Here's how to improve your child's language skills by reading aloud to them.
Reading aloud is one of the easiest ways to build a bond with your child while building on a variety of developmental milestones. It has many benefits for children's language development and other emergent literacy skills. While reading to your child, their listening skills and attention spans start to increase. As they listen, they absorb new vocabulary words and pick up on pronunciations, word usage, proper grammar, and emotional literacy cues. Plus, reading aloud strengthens a child's imagination by bringing the story to life.
Here are some of the best strategies to engage your child and make the most out of reading aloud.
Reading to an infant helps to create a special bond. They enjoy hearing your voice, feeling your body, and having your attention. Reading a variety of nursery rhymes and other stories that have rhythm and rhyme, such as Chicka Chicka Boom Boom by Bill Martin Jr. or the Pete the Cat series by Eric Litwin and James Dean, will get your infant excited and foster a positive regimen around reading. You may even notice your infant smile and kick their feet with excitement. As your infant gets older, consider reading simple stories about routine events, such as eating, taking baths, or going to bed.
Show your child how a book works
Teach your child how a book works by sitting with them and showing them how to hold the book, turn the pages, and read from left to right. Point to the words as you read aloud. This increases letter and word identification. Show the children the cover of the book and identify the title and author. Also, describe to the children what they are seeing on the cover.
As your child gets older, start to involve them with the storytelling. Before reading, show your child the book and ask them what they think the book will be about. Encourage them to use their imagination and share what they think. Stop in the middle of the book and ask them what they think will happen. Then, continue to read to see if they were correct. At the end of the book, ask your child questions such as, "Would you change the ending? What could a character have done differently?" A great tool for kids is Story Wands, which you can give your child while reading to help them start thinking about plot, characters, and other story elements.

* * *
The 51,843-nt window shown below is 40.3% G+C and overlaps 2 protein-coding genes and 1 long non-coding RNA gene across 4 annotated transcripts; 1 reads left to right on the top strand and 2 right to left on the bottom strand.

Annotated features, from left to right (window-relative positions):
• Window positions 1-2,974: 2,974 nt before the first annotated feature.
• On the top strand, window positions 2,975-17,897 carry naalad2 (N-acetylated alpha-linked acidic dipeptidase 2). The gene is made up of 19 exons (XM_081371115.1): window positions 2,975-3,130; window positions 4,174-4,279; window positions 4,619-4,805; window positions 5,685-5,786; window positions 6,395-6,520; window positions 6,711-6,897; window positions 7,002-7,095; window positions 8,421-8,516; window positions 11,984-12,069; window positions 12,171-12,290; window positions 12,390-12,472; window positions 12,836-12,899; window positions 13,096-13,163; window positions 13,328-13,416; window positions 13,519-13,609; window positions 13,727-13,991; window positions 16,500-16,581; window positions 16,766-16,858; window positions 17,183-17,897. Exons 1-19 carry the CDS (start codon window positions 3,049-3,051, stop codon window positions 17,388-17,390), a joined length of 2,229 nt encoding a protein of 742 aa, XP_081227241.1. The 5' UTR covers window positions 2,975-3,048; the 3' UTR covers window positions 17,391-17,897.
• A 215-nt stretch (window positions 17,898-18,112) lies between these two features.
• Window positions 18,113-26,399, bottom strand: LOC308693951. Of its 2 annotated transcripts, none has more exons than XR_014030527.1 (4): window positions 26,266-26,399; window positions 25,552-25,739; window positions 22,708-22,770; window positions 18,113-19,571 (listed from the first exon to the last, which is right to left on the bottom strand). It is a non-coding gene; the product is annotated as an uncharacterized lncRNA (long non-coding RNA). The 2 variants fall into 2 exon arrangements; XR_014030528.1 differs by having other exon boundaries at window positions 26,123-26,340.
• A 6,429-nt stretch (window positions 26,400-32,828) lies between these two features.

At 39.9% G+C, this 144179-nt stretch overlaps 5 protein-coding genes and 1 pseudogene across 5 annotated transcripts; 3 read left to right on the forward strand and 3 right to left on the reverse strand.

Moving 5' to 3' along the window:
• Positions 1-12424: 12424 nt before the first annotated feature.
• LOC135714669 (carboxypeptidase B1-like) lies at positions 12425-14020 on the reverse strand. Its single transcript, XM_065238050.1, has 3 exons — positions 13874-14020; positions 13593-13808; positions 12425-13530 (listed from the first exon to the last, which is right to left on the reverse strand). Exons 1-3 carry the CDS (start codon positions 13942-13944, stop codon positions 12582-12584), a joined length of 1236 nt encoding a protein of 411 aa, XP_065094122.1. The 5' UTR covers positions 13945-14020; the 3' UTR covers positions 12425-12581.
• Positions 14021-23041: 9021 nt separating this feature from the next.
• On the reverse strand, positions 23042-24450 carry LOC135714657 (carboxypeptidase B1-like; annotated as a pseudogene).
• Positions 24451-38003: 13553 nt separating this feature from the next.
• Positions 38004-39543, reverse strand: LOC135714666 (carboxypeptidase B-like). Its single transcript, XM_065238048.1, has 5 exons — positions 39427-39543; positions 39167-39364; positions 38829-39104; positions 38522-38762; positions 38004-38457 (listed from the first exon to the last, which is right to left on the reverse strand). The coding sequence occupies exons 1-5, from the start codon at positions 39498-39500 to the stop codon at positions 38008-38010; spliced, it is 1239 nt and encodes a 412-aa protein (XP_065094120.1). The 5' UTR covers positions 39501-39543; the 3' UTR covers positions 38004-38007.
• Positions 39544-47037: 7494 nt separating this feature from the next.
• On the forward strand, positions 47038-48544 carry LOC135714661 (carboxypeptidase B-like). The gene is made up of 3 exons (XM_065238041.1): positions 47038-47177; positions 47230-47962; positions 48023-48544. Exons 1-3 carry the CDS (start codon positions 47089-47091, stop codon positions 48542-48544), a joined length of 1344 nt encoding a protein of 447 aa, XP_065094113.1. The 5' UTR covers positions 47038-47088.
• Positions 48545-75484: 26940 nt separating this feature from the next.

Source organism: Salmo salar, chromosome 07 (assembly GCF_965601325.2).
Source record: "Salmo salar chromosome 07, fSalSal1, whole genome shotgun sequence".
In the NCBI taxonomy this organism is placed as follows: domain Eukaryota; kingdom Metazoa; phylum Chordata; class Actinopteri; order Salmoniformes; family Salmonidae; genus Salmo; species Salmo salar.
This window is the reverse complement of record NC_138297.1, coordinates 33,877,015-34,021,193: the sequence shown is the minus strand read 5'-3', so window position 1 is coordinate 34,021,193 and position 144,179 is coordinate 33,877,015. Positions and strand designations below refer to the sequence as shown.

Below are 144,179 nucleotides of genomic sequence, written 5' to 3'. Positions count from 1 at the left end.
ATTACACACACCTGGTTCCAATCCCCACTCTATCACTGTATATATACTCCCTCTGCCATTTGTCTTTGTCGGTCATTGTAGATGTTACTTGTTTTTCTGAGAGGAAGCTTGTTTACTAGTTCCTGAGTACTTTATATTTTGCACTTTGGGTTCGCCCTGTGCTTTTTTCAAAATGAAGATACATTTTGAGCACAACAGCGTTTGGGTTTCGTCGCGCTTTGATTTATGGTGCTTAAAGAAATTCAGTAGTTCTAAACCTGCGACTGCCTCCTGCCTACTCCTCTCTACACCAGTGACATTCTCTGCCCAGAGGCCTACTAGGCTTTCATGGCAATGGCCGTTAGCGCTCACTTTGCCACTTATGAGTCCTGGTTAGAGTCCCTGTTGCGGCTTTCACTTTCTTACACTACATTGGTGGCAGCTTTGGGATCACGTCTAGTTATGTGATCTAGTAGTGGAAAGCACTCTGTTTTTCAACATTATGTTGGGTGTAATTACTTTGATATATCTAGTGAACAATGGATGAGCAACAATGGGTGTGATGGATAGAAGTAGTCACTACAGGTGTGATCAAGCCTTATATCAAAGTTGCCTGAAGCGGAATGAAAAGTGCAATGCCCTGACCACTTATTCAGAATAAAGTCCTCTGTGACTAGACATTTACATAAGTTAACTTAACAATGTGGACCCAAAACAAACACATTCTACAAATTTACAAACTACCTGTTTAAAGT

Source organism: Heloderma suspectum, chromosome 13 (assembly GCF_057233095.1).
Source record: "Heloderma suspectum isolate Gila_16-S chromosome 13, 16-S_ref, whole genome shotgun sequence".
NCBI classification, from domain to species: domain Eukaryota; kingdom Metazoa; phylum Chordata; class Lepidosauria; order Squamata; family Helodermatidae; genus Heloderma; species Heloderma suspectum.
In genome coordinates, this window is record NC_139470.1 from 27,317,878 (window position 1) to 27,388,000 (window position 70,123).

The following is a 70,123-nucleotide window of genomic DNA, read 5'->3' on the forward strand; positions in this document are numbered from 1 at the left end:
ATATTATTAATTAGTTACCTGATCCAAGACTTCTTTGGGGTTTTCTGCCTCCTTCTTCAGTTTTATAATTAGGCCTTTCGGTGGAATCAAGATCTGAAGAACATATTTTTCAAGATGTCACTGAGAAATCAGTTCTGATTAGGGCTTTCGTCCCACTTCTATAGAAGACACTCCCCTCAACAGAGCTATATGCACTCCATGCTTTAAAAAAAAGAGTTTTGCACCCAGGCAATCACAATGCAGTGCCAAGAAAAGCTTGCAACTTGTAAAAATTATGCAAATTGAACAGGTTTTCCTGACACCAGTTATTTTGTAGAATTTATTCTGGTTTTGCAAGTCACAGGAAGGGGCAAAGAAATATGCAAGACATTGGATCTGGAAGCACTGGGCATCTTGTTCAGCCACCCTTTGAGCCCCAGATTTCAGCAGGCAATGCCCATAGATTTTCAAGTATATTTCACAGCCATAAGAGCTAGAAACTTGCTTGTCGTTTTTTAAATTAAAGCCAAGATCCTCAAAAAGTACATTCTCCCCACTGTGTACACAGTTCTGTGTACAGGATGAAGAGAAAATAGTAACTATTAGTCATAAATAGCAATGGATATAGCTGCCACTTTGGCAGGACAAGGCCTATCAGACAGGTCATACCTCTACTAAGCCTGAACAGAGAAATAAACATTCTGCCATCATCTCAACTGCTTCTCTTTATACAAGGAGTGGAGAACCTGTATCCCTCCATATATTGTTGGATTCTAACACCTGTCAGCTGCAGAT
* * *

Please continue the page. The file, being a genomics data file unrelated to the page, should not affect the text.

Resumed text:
As you read aloud, encourage your child to identify the pictures they see in the book and discuss the images. Ask them to explain what's taking place in the illustrations and identify facial expressions and character actions. Involving your child in telling and explaining the story in their own words will get their imagination flowing as they are thinking about the story and recalling details.
Bring the story to life
Another creative way to make the most of story time is to use hand or finger puppets. Allow your child to hold the puppets and encourage them to act out the story along with you. We know that children enjoy reading the same story repeatedly because they can quickly anticipate what next and be more involved in the reading experience. Encourage them to recite key phrases or complete a sentence you begin.
Connect reading books to reading in the world
Books have the power to benefit young children in many ways. Always seek to make reading fun and remember the hundreds of daily opportunities to recognize words. Reading storefront signs or food labels are a creative way to promote reading, and it will help your child grasp the significance of reading in the real world.
Few things are more rewarding for a child than to own a life-changing skill that opens doors to new adventures and experiences. The more adults read aloud to children, the more they benefit from it. So, grab your favorite story, snuggle with your child and start creating those forever readers.
Here are some products we recommend to make the most of story time:
Board books are a great tool to use for infants. They're durable and easy to use for infants and toddlers to hold and turn the pages.
A great book series with repetitive lines and sequences.
Finger puppets are another way to bring a story to life for kids 3 years and older.
Story wands are a great tool to use for older children 3 and up. They can be used to build your child's vocabulary and reading comprehension.
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